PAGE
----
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Electronic Communications: CFPB Debt Collection Rule Working Session 3 Webinar Recording 

by Lee Gilley, Jonathan Kolodziej

Published: November, 2020

Submission: December, 2020

 



The debt collection restrictions and requirements in the FDCPA, which was enacted in 1977, have failed to keep up with or even contemplate modern technologies. In particular, as methods and forms of communication have evolved, the industry has had little guidance on how it can utilize newer communication channels such as emails, text messages, or social media. In many cases, the industry has had to grapple with different and often conflicting court interpretations. One of the primary goals of the CFPB in drafting the final rule seems to have been to establish a regulatory framework that provides both rules of the road and guardrails for entities that wish to communicate with debtors electronically. Join us on Thursday to learn more about provisions in the final rule related to electronic communications.


Webinar Recording



Key Takeaways


  1. The CFPB created an “opt-out” framework, so debt collectors can contact a consumer electronically unless the consumer has opted out of receiving electronic communications.
  2. Emails to the consumer’s work email are generally banned unless the consumer falls into an exception.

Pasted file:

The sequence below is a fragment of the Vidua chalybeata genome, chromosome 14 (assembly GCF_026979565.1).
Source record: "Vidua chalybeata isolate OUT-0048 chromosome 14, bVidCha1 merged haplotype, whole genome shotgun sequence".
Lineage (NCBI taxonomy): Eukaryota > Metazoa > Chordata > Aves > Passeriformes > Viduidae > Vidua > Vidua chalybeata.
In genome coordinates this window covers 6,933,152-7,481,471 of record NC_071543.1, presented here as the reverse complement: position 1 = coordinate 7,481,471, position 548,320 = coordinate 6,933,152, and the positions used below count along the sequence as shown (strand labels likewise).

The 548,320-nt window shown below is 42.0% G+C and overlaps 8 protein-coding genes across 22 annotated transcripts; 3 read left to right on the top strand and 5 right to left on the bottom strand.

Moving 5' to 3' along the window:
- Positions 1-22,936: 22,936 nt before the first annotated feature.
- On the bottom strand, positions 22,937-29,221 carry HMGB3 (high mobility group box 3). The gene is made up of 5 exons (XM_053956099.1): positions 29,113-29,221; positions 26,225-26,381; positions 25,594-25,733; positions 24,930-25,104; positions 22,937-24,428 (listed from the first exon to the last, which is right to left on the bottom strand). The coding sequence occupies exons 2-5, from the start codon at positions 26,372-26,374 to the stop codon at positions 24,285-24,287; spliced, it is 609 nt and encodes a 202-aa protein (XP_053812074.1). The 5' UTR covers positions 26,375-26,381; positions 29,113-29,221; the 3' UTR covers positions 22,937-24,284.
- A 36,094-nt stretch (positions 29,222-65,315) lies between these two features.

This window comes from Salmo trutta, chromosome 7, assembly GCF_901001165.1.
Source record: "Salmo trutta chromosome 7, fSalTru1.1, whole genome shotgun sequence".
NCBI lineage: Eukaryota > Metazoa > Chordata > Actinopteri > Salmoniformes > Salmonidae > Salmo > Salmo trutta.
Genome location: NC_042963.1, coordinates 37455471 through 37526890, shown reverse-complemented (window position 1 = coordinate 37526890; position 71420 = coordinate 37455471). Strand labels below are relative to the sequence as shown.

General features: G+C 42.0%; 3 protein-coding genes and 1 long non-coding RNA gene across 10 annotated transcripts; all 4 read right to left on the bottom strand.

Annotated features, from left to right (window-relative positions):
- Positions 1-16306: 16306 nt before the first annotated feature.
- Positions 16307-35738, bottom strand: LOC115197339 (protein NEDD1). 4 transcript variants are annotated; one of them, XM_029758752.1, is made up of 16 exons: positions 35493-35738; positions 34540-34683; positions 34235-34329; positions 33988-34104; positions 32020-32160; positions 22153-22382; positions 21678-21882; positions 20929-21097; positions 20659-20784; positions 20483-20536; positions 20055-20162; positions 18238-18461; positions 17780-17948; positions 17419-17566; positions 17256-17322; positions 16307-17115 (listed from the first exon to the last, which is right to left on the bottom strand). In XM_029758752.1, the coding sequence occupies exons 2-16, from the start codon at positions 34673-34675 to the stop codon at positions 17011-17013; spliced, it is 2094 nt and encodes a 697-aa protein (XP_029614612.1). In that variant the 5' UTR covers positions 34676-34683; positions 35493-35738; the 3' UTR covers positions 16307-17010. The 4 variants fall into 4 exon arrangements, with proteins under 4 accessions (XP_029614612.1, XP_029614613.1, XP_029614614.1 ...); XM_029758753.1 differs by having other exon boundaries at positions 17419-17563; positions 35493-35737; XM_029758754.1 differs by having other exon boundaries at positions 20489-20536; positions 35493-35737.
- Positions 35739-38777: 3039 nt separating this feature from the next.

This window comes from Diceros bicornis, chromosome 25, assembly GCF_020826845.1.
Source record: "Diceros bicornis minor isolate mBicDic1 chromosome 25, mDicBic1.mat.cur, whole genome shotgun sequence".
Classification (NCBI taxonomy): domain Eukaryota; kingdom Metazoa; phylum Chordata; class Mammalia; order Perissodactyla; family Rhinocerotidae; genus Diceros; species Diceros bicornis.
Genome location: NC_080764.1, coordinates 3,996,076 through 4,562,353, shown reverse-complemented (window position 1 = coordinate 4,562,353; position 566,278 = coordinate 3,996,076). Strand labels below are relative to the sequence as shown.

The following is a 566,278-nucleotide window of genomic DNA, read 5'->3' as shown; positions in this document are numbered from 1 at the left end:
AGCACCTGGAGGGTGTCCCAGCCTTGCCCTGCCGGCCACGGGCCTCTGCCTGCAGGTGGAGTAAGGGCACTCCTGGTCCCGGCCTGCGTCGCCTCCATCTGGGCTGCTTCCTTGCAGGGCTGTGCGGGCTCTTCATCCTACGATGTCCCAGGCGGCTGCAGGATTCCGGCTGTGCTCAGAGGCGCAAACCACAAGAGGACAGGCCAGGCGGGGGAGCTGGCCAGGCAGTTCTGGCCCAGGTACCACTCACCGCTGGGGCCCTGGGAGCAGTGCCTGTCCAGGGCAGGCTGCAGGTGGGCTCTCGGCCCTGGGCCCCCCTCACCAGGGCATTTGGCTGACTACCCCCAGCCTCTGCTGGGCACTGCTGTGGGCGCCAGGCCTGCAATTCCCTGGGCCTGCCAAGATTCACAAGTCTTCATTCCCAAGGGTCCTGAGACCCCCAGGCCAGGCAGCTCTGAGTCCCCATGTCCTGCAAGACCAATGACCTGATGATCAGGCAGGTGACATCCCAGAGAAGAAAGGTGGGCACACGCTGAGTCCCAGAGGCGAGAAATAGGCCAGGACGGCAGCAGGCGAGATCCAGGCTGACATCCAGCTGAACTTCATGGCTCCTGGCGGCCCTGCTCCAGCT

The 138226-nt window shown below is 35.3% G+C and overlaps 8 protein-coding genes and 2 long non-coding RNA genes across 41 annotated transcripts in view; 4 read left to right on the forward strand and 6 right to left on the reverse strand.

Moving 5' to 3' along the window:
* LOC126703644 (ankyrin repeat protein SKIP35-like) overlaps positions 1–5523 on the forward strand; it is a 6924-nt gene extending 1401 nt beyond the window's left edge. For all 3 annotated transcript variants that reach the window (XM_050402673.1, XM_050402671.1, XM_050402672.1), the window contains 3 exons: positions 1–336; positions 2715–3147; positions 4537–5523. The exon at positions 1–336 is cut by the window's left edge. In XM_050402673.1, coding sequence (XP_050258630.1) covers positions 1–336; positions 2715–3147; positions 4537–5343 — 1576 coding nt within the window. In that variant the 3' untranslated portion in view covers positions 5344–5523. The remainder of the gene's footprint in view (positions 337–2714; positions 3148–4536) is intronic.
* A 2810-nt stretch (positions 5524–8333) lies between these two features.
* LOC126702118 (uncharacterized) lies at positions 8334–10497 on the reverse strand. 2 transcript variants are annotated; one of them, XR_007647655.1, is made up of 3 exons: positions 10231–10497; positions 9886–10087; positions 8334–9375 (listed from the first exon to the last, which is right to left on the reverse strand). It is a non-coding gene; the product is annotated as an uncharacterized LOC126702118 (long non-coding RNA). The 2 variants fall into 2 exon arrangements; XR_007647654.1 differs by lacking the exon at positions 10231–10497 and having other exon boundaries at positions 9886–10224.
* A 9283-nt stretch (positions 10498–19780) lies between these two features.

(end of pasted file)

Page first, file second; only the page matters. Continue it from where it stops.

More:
3. Private social media communications are allowed, as long as the debt collector follows certain procedures.
  4. Social media communications that are viewable by the public or by the consumer’s social media network are not allowed.
  5. Debt collectors, provided they comply with Regulation F’s detailed requirements, may rely on the bona fide error defense to limit risks associated with accidental third party disclosures regarding a debt.                                                                                                                                                                                                                                                                                                                                                                                                                                                                                                           

 



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